CH: One Shark, No Swim (review)is the second book in the Niuhi Shark Saga. What challenges do you face in writing your characters as they age in the story?
LP: In my head, it’s all one very long coming of age story that just happens to be broken up into MG/YA book-sized chunks, so each character’s growth is already integral to the story. Kids naturally question authority more as they age and often wonder how they measure up to other kids. Romance rears its head. Girls tend to mature faster than boys and are more aware of social nuances, so I keep that in mind, too. Of course, Zader changes the most through the series and it’s fun to show his growth through other character’s expectations and interactions.
CH: One of my favorite characters is Zader’s female cousin, Char Siu. Is she based on anyone you know in real life?
LP: Char Siu is the kind of girlfriend I wished I had when I was Zader’s age. She’s tough, compassionate, loyal, and practical. Right now in the series she’s trying to figure out how to be a girl when all she sees are choices between being one of the guys and a girly-girl. Much of Char Siu’s perspective mirrors my own feelings and experiences at that age—but I certainly didn’t have her confidence or grace!
CH: Have you ever slid down a hill on a giant leaf?
LP: Of course! And like the kids in the novels, it was down a Nu’uanu mudslide. Since I lived on the “dry” side of the island, it was more common to use big pieces of cardboard to slide down steep hills covered in slick dry grass at places like Koko Head Park. The whole kuku patch episode? My cousins and I did that without the benefit of an Uncle Kahana to help pull all the thorns out.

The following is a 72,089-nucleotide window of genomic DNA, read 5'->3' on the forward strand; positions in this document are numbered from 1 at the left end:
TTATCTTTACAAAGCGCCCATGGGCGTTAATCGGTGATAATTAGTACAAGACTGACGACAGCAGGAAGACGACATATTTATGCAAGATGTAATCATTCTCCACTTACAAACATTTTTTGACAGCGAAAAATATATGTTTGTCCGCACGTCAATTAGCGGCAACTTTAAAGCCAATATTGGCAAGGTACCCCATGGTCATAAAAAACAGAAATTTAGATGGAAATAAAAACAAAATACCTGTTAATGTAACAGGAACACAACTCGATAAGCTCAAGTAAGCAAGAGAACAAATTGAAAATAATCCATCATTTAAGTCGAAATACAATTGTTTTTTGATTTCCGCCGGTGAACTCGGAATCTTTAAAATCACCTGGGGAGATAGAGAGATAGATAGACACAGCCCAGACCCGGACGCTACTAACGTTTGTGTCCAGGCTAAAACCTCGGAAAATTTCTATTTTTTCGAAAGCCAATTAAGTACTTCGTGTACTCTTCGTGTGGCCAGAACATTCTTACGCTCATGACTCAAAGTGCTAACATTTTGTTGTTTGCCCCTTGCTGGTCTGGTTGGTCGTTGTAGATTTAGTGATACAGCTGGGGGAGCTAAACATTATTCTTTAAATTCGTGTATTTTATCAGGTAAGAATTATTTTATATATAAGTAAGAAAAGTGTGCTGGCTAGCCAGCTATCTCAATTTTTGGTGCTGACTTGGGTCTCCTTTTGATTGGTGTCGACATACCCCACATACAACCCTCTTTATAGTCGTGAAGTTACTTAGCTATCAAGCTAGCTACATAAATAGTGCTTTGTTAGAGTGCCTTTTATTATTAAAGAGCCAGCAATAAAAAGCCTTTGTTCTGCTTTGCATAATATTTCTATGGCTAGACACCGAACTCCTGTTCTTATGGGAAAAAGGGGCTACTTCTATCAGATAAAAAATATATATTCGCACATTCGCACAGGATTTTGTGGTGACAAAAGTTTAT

CH: When starting the second book of the series, did you find it easy to pick up where you left off?
LP: There is something evil about first chapters. I always have a hard time finding my way into a story so the first chapter always gets re-written thirty times, I swear. Last chapters get spell-checked. I noodle about a story for a long time before I write. It’s less about waiting for inspiration and knowing what comes next as it is about having the discipline to sit down and do the work. Once I decide to write (usually under the gun of a deadline) it flows quickly.
CH: I’m personally fascinated with the mythology surfacing around the Niuhi sharks. On what is the mythology of the story based?
LP: Throughout the Pacific there are tales of beings—gods, demi-gods, cursed or blessed humans, and deified ancestors—who can take on the form of a shark. In some stories the shark-person is helpful; he rescues people lost at sea, brings fish, warns of impending dangers—that kind of thing. Other times he’s a predator who tricks people into the water so he can eat them. In the oral history traditions, a shark is often a metaphor for a ruling chief.
Niuhi is a Hawaiian word that roughly translates to shark big enough to eat a human. Technically, there aren’t legends about the Niuhi people. Big sharks are solitary predators, so the stories are about individual sharks, not shark communities.